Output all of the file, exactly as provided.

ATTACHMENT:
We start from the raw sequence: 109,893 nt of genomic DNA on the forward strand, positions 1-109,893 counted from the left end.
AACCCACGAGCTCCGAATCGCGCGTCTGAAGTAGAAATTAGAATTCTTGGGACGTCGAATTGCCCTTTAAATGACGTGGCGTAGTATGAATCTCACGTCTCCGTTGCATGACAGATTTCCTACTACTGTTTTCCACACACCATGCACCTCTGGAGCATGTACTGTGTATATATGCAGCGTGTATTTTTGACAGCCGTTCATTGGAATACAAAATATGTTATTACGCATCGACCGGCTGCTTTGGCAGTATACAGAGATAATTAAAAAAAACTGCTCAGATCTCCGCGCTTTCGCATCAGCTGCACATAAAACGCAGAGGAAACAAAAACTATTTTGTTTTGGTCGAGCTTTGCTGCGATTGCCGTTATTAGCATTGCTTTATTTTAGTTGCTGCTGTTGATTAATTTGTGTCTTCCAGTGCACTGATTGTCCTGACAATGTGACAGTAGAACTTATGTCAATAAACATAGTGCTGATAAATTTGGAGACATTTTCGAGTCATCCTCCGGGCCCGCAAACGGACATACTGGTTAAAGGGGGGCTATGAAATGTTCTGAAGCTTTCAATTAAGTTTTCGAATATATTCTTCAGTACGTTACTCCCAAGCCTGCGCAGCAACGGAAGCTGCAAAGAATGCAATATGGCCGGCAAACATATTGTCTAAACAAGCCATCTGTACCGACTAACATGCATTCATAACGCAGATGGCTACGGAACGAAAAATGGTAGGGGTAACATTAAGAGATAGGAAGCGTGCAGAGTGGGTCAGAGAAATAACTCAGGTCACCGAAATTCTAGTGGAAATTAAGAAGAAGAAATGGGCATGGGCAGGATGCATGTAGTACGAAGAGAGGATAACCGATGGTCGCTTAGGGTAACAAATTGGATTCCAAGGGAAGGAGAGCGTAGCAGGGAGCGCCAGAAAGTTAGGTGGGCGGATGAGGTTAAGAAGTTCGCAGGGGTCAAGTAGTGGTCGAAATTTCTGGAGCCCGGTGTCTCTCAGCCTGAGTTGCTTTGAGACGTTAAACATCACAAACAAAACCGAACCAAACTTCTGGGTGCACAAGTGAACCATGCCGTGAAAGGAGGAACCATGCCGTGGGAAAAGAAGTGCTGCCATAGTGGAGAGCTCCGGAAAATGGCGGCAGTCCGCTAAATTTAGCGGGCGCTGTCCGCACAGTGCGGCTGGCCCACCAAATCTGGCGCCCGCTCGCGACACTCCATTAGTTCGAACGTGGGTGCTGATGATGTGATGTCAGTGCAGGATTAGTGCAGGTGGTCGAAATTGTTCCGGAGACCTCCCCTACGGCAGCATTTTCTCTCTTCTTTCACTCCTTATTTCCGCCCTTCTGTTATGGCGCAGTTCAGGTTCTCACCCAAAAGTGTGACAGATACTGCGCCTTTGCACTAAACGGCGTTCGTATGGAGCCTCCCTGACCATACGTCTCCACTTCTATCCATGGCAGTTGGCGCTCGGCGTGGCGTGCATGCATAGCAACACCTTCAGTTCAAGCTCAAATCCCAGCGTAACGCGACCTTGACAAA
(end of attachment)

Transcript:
We start from the raw sequence: 109,893 nt of genomic DNA on the forward strand, positions 1-109,893 counted from the left end.
AACCCACGAGCTCCGAATCGCGCGTCTGAAGTAGAAATTAGAATTCTTGGGACGTCGAATTGCCCTTTAAATGACGTGGCGTAGTATGAATCTCACGTCTCCGTTGCATGACAGATTTCCTACTACTGTTTTCCACACACCATGCACCTCTGGAGCATGTACTGTGTATATATGCAGCGTGTATTTTTGACAGCCGTTCATTGGAATACAAAATATGTTATTACGCATCGACCGGCTGCTTTGGCAGTATACAGAGATAATTAAAAAAAACTGCTCAGATCTCCGCGCTTTCGCATCAGCTGCACATAAAACGCAGAGGAAACAAAAACTATTTTGTTTTGGTCGAGCTTTGCTGCGATTGCCGTTATTAGCATTGCTTTATTTTAGTTGCTGCTGTTGATTAATTTGTGTCTTCCAGTGCACTGATTGTCCTGACAATGTGACAGTAGAACTTATGTCAATAAACATAGTGCTGATAAATTTGGAGACATTTTCGAGTCATCCTCCGGGCCCGCAAACGGACATACTGGTTAAAGGGGGGCTATGAAATGTTCTGAAGCTTTCAATTAAGTTTTCGAATATATTCTTCAGTACGTTACTCCCAAGCCTGCGCAGCAACGGAAGCTGCAAAGAATGCAATATGGCCGGCAAACATATTGTCTAAACAAGCCATCTGTACCGACTAACATGCATTCATAACGCAGATGGCTACGGAACGAAAAATGGTAGGGGTAACATTAAGAGATAGGAAGCGTGCAGAGTGGGTCAGAGAAATAACTCAGGTCACCGAAATTCTAGTGGAAATTAAGAAGAAGAAATGGGCATGGGCAGGATGCATGTAGTACGAAGAGAGGATAACCGATGGTCGCTTAGGGTAACAAATTGGATTCCAAGGGAAGGAGAGCGTAGCAGGGAGCGCCAGAAAGTTAGGTGGGCGGATGAGGTTAAGAAGTTCGCAGGGGTCAAGTAGTGGTCGAAATTTCTGGAGCCCGGTGTCTCTCAGCCTGAGTTGCTTTGAGACGTTAAACATCACAAACAAAACCGAACCAAACTTCTGGGTGCACAAGTGAACCATGCCGTGAAAGGAGGAACCATGCCGTGGGAAAAGAAGTGCTGCCATAGTGGAGAGCTCCGGAAAATGGCGGCAGTCCGCTAAATTTAGCGGGCGCTGTCCGCACAGTGCGGCTGGCCCACCAAATCTGGCGCCCGCTCGCGACACTCCATTAGTTCGAACGTGGGTGCTGATGATGTGATGTCAGTGCAGGATTAGTGCAGGTGGTCGAAATTGTTCCGGAGACCTCCCCTACGGCAGCATTTTCTCTCTTCTTTCACTCCTTATTTCCGCCCTTCTGTTATGGCGCAGTTCAGGTTCTCACCCAAAAGTGTGACAGATACTGCGCCTTTGCACTAAACGGCGTTCGTATGGAGCCTCCCTGACCATACGTCTCCACTTCTATCCATGGCAGTTGGCGCTCGGCGTGGCGTGCATGCATAGCAACACCTTCAGTTCAAGCTCAAATCCCAGCGTAACGCGACCTTGACAAA